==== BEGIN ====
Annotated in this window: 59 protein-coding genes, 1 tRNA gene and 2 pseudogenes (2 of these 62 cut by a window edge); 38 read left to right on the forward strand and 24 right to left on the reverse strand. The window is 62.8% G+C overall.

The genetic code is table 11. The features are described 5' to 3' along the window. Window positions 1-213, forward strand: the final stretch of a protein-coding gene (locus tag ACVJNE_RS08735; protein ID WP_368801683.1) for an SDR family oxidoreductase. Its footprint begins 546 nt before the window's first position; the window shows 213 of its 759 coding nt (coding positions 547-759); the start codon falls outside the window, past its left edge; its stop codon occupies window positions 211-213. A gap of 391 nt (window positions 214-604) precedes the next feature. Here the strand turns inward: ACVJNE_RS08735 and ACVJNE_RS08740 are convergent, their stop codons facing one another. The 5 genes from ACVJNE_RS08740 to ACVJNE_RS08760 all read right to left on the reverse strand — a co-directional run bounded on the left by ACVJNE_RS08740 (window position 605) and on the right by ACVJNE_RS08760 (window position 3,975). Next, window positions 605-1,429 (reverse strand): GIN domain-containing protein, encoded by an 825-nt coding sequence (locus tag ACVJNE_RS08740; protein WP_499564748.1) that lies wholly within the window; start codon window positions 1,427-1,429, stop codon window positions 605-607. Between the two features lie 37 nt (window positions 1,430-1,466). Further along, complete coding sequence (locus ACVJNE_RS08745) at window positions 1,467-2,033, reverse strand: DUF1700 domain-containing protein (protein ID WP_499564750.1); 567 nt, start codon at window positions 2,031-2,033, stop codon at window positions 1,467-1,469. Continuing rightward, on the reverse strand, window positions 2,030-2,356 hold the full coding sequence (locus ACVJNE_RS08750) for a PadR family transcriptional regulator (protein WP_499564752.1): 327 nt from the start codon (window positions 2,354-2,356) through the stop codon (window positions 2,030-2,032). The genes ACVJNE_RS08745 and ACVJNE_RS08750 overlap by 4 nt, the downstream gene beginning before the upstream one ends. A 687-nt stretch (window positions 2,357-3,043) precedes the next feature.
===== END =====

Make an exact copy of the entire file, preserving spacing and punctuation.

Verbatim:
Annotated in this window: 59 protein-coding genes, 1 tRNA gene and 2 pseudogenes (2 of these 62 cut by a window edge); 38 read left to right on the forward strand and 24 right to left on the reverse strand. The window is 62.8% G+C overall.

The genetic code is table 11. The features are described 5' to 3' along the window. Window positions 1-213, forward strand: the final stretch of a protein-coding gene (locus tag ACVJNE_RS08735; protein ID WP_368801683.1) for an SDR family oxidoreductase. Its footprint begins 546 nt before the window's first position; the window shows 213 of its 759 coding nt (coding positions 547-759); the start codon falls outside the window, past its left edge; its stop codon occupies window positions 211-213. A gap of 391 nt (window positions 214-604) precedes the next feature. Here the strand turns inward: ACVJNE_RS08735 and ACVJNE_RS08740 are convergent, their stop codons facing one another. The 5 genes from ACVJNE_RS08740 to ACVJNE_RS08760 all read right to left on the reverse strand — a co-directional run bounded on the left by ACVJNE_RS08740 (window position 605) and on the right by ACVJNE_RS08760 (window position 3,975). Next, window positions 605-1,429 (reverse strand): GIN domain-containing protein, encoded by an 825-nt coding sequence (locus tag ACVJNE_RS08740; protein WP_499564748.1) that lies wholly within the window; start codon window positions 1,427-1,429, stop codon window positions 605-607. Between the two features lie 37 nt (window positions 1,430-1,466). Further along, complete coding sequence (locus ACVJNE_RS08745) at window positions 1,467-2,033, reverse strand: DUF1700 domain-containing protein (protein ID WP_499564750.1); 567 nt, start codon at window positions 2,031-2,033, stop codon at window positions 1,467-1,469. Continuing rightward, on the reverse strand, window positions 2,030-2,356 hold the full coding sequence (locus ACVJNE_RS08750) for a PadR family transcriptional regulator (protein WP_499564752.1): 327 nt from the start codon (window positions 2,354-2,356) through the stop codon (window positions 2,030-2,032). The genes ACVJNE_RS08745 and ACVJNE_RS08750 overlap by 4 nt, the downstream gene beginning before the upstream one ends. A 687-nt stretch (window positions 2,357-3,043) precedes the next feature.